It is a mitzva to launder one’s clothing before the festival. In order to make sure that people would not be lazy about it, the Sages prohibited washing clothes on Ḥol Ha-mo’ed. That is, although based on the halakhic principles of Ḥol Ha-mo’ed, doing laundry should have been permitted as long as the clothing would be worn on Ḥol Ha-mo’ed, in the same way that other unskilled labor is permitted for a festival need, nevertheless, the Sages prohibited it so that people would not delay doing laundry until Ḥol Ha-mo’ed, when they are not working. For were they to do so, people would begin the festival in dirty clothes, thus belittling Yom Tov (MK 14a; SA 534:1). Therefore, one may not wash shirts, pants, dresses, skirts, suits, and the like on Ḥol Ha-mo’ed. An exception to this rule is the clothing of babies and small children. Not only do these get dirty quickly, but even if they are washed before the festival they will get dirty again. Therefore, they may be washed on Ḥol Ha-mo’ed for festival wear (as is explained in the next section).
A stain on clothing may be removed using water and/or cleaning agents, because removing a stain was not included in the decree. However, as long as one has other clean clothes, it is preferable that he wear them rather than remove the stain. If the stained item of clothing is preferable to the unstained one in some way, it may be cleaned in order to wear it on Ḥol Ha-mo’ed or Yom Tov. (See SSK 66:72.)
If one owns only one outfit, the Sages permitted him to wash it on Ḥol Ha-mo’ed. For even if he washes it before the festival, one can assume it will get dirty during the week of the festival, and the Sages did not want to force anyone to wear dirty clothing during the festival. Therefore, if one has only one shirt or dress and it gets dirty, it may be washed on Ḥol Ha-mo’ed. One should be careful to wash the clothing discreetly, meaning in a washing machine at home, and should not hang the clothes outside to dry.
In contrast, if one owns two outfits, he may not wash during Ḥol Ha-mo’ed even if they are both dirty and he will be unhappy wearing them, as the Sages assumed that two outfits should be enough to take one through the festival. Even when one of the items is not as nice as the other, he is still considered as one who owns two garments, and he may not do laundry on Ḥol Ha-mo’ed. Similarly, if one owns a dress and a skirt-blouse outfit, she is considered to own two garments. Even if both get a little dirty, she may not wash them. Rather, she should wear them as is.
If one has one outfit for the weekday and one for Shabbat and holidays which he would not wear during the week, he is considered to have only one outfit. Should his Shabbat outfit get dirty, he may wash it before the concluding Yom Tov.
When all of one’s available clothes are so dirty that he’d be embarrassed to leave the house in them, he may wash one outfit so that he will not be forced to remain at home. (Normal ironing is permitted, as we explained in section 7.)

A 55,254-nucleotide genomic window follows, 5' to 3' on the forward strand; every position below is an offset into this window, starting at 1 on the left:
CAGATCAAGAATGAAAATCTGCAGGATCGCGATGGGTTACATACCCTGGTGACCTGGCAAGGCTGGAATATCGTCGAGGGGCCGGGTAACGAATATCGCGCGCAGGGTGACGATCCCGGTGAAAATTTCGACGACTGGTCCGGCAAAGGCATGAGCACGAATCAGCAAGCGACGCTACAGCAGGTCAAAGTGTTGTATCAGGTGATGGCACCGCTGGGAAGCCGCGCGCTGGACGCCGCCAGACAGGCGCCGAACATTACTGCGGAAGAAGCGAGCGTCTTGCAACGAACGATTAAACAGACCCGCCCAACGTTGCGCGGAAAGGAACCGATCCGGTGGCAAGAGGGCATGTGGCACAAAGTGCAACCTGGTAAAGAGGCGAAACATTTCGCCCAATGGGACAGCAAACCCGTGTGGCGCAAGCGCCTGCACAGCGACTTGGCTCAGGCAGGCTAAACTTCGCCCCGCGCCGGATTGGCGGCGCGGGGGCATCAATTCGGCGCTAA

If a person owns two outfits, one of which is for weekday wear and one of which is for Yom Tov (and Shabbat), there is disagreement as to his status. Some say that he is considered to have two garments, and thus may not wash his Yom Tov garment if it got dirty (Avnei Yashfeh 104:4), while others maintain he is considered to have only one garment, so if it got dirty he may wash it (Or Le-Tziyon 3:24:3; Ḥut Shani 15:6). It would seem when this last opinion is taken into consideration together with the upcoming rationale, one may be lenient.
According to MK 18a-b, linen clothes may be washed, either because they are white and constantly get dirty, so washing them before Yom Tov is insufficient (MT, Laws of Yom Tov 7:21; Nimukei Yosef), or because they are easy to wash (Rashi; Ran). Nevertheless, by the time of the Rishonim, the custom was to be stringent about this, possibly because it is difficult to draw distinctions between different types of clothing. In practice, SA rules that it is prohibited to wash linen clothes (534:2). However, when there are additional reasons to be lenient, such as in the case of one who has only one outfit for Yom Tov and one for weekdays, we may take into account the rationale of Rashi and Ran that the leniency to launder linen was because it is easy to do so. Accordingly, using a washing machine would be permissible.
If one has two outfits but they are both so dirty that he is too embarrassed to leave the house wearing them, it would seem that it is permissible to wash them, on the grounds of preventing a loss. After all, he would otherwise “lose out” on prayers, Torah classes, and family meals. Some have written in the name of R. Elyashiv that washing may be permitted in this case because of human dignity. For the prohibition to do laundry refers to cases where it would be a little embarrassing to wear the dirty clothes. If it would be extremely embarrassing, washing is permissible. See Harḥavot.